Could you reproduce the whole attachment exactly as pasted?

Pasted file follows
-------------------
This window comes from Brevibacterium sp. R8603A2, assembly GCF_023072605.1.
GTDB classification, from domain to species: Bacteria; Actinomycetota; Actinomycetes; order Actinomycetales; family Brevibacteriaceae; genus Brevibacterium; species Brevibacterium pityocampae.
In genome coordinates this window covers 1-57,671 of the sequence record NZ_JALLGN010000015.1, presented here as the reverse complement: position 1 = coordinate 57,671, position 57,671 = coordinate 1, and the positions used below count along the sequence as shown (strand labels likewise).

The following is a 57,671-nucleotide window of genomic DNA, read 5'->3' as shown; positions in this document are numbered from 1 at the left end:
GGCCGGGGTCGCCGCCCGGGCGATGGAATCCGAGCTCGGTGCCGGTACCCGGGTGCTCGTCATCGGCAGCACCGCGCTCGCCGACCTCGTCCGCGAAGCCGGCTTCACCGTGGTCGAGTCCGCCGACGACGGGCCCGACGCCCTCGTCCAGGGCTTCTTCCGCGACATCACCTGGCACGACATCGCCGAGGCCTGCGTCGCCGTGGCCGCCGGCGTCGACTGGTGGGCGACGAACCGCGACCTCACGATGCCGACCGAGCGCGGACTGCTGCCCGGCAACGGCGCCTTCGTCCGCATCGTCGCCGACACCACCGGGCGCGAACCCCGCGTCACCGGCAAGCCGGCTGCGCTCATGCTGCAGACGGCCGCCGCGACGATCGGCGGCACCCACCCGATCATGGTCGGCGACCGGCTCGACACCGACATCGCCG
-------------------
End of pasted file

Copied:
This window comes from Brevibacterium sp. R8603A2, assembly GCF_023072605.1.
GTDB classification, from domain to species: Bacteria; Actinomycetota; Actinomycetes; order Actinomycetales; family Brevibacteriaceae; genus Brevibacterium; species Brevibacterium pityocampae.
In genome coordinates this window covers 1-57,671 of the sequence record NZ_JALLGN010000015.1, presented here as the reverse complement: position 1 = coordinate 57,671, position 57,671 = coordinate 1, and the positions used below count along the sequence as shown (strand labels likewise).

The following is a 57,671-nucleotide window of genomic DNA, read 5'->3' as shown; positions in this document are numbered from 1 at the left end:
GGCCGGGGTCGCCGCCCGGGCGATGGAATCCGAGCTCGGTGCCGGTACCCGGGTGCTCGTCATCGGCAGCACCGCGCTCGCCGACCTCGTCCGCGAAGCCGGCTTCACCGTGGTCGAGTCCGCCGACGACGGGCCCGACGCCCTCGTCCAGGGCTTCTTCCGCGACATCACCTGGCACGACATCGCCGAGGCCTGCGTCGCCGTGGCCGCCGGCGTCGACTGGTGGGCGACGAACCGCGACCTCACGATGCCGACCGAGCGCGGACTGCTGCCCGGCAACGGCGCCTTCGTCCGCATCGTCGCCGACACCACCGGGCGCGAACCCCGCGTCACCGGCAAGCCGGCTGCGCTCATGCTGCAGACGGCCGCCGCGACGATCGGCGGCACCCACCCGATCATGGTCGGCGACCGGCTCGACACCGACATCGCCG